Harrison later said although the policy change was a “step in the right direction,” he was not sure it was enforceable nor that it completely addressed the issue of student stress that he said led to his suggestion.

He added that several suggestions he had made to address student stress, backed up by exoerts in education, had not been followed up on by the policy committee.

Siegel, speaking on behalf of the policy committee because Wong had to leave the meeting early, said most of Chase’s suggestions already had been incorporated in board policy.

He also said students and their families bore some of the responsibility for student stress if they did not properly balance their academic workloads, perhaps reducing the amount of advanced placement courses they took.

Chase replied that students should not be required to perform school work “24/7.” He added that just because students chose to pursue a more rigorous curriculum by taking more AP courses they should not be deprived of their free time away from school.

On another matter, program Committee Chairwoman Regina Truitt, who was acting president at Tuesday’s meeting in the absence of Board President Jeffrey Waters, said her committee had held a number of ad hoc meetings on continuing resident suggestions of adding holidays such as the Indian celebration of Diwali or the Chinese Lunar New Year as days when township schools would be closed.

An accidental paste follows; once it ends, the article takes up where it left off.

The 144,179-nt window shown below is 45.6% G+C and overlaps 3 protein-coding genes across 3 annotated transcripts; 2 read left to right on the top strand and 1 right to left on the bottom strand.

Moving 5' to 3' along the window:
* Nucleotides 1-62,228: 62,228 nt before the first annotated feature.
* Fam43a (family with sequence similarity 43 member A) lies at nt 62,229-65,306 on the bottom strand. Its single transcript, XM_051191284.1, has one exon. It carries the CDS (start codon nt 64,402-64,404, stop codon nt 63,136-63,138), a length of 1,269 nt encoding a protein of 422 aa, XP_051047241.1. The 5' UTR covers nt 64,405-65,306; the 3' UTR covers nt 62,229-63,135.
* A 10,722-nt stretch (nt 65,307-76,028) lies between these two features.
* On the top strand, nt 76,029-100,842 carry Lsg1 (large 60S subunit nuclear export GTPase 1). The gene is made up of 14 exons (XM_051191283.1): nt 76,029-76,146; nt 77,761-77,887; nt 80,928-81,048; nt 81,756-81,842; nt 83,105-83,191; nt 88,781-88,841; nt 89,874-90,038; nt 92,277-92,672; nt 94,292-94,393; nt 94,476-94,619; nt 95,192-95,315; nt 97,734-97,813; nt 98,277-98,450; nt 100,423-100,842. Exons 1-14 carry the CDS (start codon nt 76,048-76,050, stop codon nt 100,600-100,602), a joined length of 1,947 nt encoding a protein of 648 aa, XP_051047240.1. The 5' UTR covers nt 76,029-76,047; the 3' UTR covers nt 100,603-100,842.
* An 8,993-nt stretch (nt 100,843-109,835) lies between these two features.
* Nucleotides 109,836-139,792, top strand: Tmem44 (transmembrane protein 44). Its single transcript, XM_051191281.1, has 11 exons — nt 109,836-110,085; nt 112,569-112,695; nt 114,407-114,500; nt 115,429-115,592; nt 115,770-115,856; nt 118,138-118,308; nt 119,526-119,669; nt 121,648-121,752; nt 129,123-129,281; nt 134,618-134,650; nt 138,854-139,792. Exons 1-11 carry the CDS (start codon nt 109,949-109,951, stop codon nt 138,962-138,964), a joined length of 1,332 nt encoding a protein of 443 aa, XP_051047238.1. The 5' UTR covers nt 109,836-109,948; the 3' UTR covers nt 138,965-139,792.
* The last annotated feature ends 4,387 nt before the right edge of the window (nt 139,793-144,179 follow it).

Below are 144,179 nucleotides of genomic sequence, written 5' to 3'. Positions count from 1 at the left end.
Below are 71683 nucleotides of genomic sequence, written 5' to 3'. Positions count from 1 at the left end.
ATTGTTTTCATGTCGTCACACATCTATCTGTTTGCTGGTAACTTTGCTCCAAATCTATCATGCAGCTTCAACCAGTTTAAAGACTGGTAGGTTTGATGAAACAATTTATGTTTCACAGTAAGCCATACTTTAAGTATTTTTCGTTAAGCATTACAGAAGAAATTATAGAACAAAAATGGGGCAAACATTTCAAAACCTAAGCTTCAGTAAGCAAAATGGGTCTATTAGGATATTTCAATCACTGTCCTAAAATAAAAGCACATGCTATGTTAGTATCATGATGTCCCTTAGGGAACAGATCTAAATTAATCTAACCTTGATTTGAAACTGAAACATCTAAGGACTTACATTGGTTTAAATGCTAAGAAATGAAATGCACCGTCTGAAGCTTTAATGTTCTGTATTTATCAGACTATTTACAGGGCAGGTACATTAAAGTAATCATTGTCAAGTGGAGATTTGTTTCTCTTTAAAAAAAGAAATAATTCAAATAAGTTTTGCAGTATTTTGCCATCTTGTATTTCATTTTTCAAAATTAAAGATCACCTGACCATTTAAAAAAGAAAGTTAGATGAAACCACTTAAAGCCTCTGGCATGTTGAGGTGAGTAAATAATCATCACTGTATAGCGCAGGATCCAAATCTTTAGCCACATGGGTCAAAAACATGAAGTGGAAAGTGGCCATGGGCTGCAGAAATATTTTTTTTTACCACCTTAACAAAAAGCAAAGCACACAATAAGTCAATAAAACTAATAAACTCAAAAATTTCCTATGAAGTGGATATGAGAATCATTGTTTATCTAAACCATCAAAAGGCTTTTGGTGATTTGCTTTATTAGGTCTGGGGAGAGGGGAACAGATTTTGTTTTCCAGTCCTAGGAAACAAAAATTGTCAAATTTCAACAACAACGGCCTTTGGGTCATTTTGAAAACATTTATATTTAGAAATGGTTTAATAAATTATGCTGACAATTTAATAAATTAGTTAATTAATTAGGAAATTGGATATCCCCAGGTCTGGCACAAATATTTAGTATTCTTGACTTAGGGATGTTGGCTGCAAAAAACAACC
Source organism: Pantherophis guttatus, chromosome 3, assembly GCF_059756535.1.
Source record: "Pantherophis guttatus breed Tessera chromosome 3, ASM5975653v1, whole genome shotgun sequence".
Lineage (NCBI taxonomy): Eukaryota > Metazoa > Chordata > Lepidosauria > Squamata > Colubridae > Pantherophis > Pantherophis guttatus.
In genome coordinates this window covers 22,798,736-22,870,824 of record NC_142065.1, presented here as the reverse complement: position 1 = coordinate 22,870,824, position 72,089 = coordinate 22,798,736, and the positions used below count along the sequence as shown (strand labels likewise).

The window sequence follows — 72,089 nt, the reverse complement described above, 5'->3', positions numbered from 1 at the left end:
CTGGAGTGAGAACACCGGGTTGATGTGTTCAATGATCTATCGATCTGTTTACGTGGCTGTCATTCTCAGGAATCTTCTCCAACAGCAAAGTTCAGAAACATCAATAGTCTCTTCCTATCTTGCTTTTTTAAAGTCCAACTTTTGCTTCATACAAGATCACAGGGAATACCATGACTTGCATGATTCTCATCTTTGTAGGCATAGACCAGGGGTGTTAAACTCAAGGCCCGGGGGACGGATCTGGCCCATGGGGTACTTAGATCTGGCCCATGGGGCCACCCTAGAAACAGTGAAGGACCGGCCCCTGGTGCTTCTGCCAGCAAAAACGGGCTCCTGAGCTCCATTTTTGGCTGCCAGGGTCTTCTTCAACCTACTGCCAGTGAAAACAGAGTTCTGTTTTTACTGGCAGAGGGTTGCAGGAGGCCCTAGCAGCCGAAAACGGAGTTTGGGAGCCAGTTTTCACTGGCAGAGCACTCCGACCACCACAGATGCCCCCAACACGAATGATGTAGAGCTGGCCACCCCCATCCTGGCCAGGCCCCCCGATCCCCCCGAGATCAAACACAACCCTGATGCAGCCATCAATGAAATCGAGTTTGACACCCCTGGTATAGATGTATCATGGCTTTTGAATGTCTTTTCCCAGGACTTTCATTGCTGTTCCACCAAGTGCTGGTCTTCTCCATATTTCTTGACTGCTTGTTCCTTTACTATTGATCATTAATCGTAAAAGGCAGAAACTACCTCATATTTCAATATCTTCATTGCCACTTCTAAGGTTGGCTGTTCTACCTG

Truitt noted the committee still was working on an overall policy on cultural and religious holidays in relation to the school calendar and expected to develop a policy shortly after consulting with the board attorney.

Residents continued to press for observance of the holidays in the schools.

Jack Ouyang, president of the Millburn-Short Hills Chinese Association, noting President Barack Obama’s remarks about May as Chinese and Pacific Islands month, pointed out this year was the 155th anniversary of the driving of the golden spike completing the transcontinental railroad. He noted much of this railroad was completed with Chinese-American labor.

He also asked why Millburn could not act to recognize the Lunar New Year and Diwali when our neighboring state of New York had passed a bill in its legislature granting the recognition.

Resident Jyoti Sharma, noting discussions about observing Diwali in the schools had continued since last November, urged the board to follow the advice of several of its members and come to a final vote on the issue.

On another matter of continuing controversy, Preserve Our Schools founder Doug Cundey, disputed remarks in a recent email by Crisfield which, he said, claimed Common Core was only a set of educational standards and that curriculum still would be set by local school districts.

Cundey added that Bill Gates, one of the chief architects of Common Core, had implied that school curricula eventually would all be aligned so they met the dictates of Common Core.

Cundey’s remarks and his fears about dictation of school standards by federal officials and educational consultants were supported by Republican Essex County at-large freeholder candidate Ricardo Alonzo of Caldwell and Wayne resident Judy Rostello, who also spoke at Tuesday’s meeting.

Cundey said his group would host a second speaker on June 4 in its effort to educate the community about Common Core.